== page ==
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City still open to negotiations with union: city manager

Sheila Bassi-Kellett, city manager, spoke with Yellowknifer on Wednesday afternoon regarding the city’s negotiations with the Union of Northern Workers’ bargaining team. The interview has been edited for clarity.
Sheila Bassi-Kellett, city manager, said the city was ‘dismayed’ in response to the bargaining team representing unionized employees leaving the table just before 11 a.m. on Tuesday before the city had the opportunity to table a new offer. Photo courtesy of the City of Yellowknife

Sheila Bassi-Kellett, city manager, spoke with Yellowknifer on Wednesday afternoon regarding the city’s negotiations with the Union of Northern Workers’ bargaining team. The interview has been edited for clarity.

What are the general feelings of the city now that the strike has begun?

“Well, it’s been a tough few days leading up to strike action that was implemented first thing this morning (Feb. 8) by the union.

“I’m very disappointed that things have gotten to this point, but nonetheless, I really believe that we are still able to find a path forward.

“At the end of the day, the city is seeking a fair, respectful and affordable collective agreement.

“We were dismayed when the union walked away on Tuesday morning, they walked away not just from us, (but) we had a mediator who was helping the process, they walked away from the process overall.

“We were looking forward to being able to respond to the offer that they had put on the table Monday night.

“We wanted to respond back on Tuesday but they walked before we had the opportunity to do so.”

Bassi-Kellett mentioned that creative options were going to be part of their offer to the union, but declined to tell Yellowknifer what those options were.

We’re hearing from the union that negotiations and mediation with the City has failed. What is your perspective on that?

“I feel sad, as I said, that the union walked away on Tuesday morning from the process (when) it was a matter of them waiting for us to be able to provide them with a counter offer.

“We were getting prepared to do that but they walked away before we could. We really do look forward to coming back. We hope that perhaps with the support of the mediator, we could come back to the table and have some discussions and really hope to seek to reach an agreement.”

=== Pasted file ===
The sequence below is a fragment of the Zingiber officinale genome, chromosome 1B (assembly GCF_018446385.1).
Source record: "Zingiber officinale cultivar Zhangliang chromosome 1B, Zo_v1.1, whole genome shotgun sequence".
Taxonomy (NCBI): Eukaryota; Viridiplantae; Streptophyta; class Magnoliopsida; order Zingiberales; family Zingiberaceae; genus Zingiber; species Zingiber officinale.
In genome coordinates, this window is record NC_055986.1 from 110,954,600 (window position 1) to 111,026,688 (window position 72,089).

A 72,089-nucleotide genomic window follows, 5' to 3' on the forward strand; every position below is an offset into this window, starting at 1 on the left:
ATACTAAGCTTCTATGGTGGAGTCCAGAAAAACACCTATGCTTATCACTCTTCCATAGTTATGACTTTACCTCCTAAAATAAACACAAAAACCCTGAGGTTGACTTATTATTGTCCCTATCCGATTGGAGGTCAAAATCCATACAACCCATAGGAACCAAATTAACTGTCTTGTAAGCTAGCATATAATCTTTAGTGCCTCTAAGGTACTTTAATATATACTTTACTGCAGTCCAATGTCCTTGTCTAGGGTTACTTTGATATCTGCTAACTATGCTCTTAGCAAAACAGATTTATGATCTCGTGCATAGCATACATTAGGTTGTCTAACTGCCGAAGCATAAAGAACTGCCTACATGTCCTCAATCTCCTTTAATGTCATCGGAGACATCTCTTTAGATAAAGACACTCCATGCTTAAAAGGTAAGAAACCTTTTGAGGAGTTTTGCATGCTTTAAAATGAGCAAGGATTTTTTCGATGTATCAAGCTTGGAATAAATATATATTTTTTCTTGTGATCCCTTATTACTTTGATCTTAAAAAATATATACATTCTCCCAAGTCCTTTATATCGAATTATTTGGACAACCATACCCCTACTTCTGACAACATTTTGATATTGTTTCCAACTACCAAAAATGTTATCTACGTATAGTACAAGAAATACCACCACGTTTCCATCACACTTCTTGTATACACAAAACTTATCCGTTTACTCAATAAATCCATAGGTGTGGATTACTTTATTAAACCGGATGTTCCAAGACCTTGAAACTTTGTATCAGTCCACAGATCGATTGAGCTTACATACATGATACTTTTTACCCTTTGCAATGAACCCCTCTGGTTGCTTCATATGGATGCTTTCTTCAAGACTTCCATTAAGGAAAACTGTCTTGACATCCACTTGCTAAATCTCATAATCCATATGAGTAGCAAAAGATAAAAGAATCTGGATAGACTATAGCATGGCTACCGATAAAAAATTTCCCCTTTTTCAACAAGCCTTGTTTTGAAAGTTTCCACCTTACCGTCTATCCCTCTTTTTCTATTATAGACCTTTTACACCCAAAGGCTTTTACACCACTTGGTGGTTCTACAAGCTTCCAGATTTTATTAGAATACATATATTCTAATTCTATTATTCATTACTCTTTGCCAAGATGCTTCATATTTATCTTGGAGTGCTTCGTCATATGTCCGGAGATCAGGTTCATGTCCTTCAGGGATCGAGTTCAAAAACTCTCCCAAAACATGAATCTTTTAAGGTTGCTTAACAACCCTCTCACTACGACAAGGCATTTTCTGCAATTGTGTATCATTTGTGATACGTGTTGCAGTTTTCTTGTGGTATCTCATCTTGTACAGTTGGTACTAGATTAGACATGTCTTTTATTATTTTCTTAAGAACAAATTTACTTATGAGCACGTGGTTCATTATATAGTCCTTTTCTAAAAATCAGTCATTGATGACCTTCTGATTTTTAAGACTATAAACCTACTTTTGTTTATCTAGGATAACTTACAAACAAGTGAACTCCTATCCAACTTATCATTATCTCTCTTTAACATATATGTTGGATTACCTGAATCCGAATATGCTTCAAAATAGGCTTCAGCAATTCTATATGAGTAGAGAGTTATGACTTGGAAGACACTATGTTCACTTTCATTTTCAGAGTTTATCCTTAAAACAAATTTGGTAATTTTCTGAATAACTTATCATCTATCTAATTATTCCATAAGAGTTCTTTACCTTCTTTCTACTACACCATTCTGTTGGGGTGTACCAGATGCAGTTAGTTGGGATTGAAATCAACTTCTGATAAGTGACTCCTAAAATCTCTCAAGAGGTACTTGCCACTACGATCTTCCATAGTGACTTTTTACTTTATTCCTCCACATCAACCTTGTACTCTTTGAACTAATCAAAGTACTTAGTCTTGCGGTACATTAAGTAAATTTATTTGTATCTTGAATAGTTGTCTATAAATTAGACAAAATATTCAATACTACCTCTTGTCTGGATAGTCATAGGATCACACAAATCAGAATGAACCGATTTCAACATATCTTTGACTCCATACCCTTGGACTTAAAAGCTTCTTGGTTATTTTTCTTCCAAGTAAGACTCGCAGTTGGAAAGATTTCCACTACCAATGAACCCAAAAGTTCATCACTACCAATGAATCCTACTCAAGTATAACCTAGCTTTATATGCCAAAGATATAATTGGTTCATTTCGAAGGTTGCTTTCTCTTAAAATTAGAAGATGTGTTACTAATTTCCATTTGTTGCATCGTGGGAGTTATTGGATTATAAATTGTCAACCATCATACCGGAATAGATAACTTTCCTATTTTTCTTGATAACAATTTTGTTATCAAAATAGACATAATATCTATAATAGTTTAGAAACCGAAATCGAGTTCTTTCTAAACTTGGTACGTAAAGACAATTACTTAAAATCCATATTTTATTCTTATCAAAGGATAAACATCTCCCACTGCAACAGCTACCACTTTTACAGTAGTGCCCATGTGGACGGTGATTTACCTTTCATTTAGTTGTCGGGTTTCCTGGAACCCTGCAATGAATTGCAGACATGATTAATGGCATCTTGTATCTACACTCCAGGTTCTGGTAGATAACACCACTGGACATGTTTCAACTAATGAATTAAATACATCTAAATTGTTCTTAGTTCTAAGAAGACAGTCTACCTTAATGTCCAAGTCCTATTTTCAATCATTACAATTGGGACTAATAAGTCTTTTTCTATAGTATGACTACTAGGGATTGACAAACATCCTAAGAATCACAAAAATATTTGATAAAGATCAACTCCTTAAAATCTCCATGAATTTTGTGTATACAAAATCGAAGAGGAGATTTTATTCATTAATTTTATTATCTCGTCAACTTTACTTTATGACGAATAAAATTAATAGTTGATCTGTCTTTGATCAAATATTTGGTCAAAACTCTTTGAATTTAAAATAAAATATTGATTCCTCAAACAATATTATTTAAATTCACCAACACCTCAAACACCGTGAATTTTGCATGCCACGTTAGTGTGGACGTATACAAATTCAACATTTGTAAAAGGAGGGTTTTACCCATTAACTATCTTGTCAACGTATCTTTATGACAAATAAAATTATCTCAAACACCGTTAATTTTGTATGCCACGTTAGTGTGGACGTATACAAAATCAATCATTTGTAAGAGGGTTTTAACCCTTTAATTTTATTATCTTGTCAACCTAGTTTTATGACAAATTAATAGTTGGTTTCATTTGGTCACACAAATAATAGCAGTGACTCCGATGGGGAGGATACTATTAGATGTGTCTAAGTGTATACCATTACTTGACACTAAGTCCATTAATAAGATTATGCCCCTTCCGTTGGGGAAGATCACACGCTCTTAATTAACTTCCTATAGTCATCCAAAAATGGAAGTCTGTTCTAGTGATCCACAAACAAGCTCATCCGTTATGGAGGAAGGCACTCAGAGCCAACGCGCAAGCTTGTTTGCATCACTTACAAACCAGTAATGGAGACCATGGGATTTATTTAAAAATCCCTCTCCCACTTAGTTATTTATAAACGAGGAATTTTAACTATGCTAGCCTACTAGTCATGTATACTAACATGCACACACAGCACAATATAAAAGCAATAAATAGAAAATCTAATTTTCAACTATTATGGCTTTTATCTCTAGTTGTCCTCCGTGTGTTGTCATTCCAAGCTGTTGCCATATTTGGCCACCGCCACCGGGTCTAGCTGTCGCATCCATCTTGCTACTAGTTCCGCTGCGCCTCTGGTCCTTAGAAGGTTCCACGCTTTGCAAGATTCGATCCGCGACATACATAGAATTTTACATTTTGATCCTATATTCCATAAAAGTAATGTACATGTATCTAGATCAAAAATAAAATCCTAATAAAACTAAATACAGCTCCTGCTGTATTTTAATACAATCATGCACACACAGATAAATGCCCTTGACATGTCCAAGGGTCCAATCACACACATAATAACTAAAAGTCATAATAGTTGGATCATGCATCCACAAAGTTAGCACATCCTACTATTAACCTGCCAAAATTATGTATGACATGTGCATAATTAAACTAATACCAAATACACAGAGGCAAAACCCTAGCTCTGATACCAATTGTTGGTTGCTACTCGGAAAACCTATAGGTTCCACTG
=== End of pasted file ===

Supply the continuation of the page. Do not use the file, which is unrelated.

Have you heard if the union has any intentions to return to the bargaining table at this point?

“I certainly hope they do. It’s our wish and our interest to share with them an offer that we’d like to put on the table.”

Did the City at any point decline negotiations?

“No, and as a matter of fact, our team stayed at the bargaining table all day on Tuesday.

“We had reached out through the mediator and we hoped that we would see (them) return to the table but no, that did not happen.”

How do you think a long strike can be prevented?

“By us getting back to the table. We’re ready. We’re willing, and we certainly hope that the union is.

“The only way through this is for us to discuss and to negotiate fairly, and with every intention of both sides of us seeking to reach an agreement.”

How does the cost of running the city play a role in what its staff can be paid?

“We want to balance fair and attractive pay and benefits for our staff, who are such a strong asset to the city, with the cost of delivering services to Yellowknifers.

“Every morning Yellowknifers wake up in the morning and take for granted that there will be water when they turn on their taps. When they flush, it’s gotta go away. We know that our residents rely on that, but being able to do that comes with an enormous cost.

“We have to maintain and replace pipes. We’ve got to make sure that our water is treated meet standards. We have a massive new water intake line that’s going to bring raw water from the Yellowknife River. We have to ensure that our solid waste facility and our sewage treatment all comply with the terms of our water license. These are expensive things to do.

“We always have to balance how can we spend money on the assets that we need for infrastructure, the pipes, the roads, (while) making sure that our staff are well compensated.

“The challenge for us is that every year when the city puts our budget together, we are required through legislation that we have to have a balanced budget every year. That means that expenditures have to equal our revenues.

“We’re not like the GNWT or the federal government, they can run a deficit budget.

“Any additional costs, if they pop up or find a new expense or more compensation for staff, they can add that to the deficit. They don’t have to level it out right away as we do.

“If we can’t get more revenue, then we got to make cuts to programs.”

“We know right now (that) inflation is a really pressing issue for everybody.”

Why not tie the negotiated increase to the cost of living?

“We’ve actually done the analysis on this. We looked back and compared what the negotiated increases look like and how they increased over time. We looked at that and compared it to the rate of inflation, and honestly, if our staff had been getting increases that were at the rate of inflation, they would be a lot poorer than they are right now.”

“Over the last 20 years, the cost of living increased by 37 per cent but our negotiated increases with our PSAC staff increased by 57 per cent.

“The rate of inflation is projected to come down by the end of this year and we’re really hoping that (it) can be a realistic thing that we can plan for.”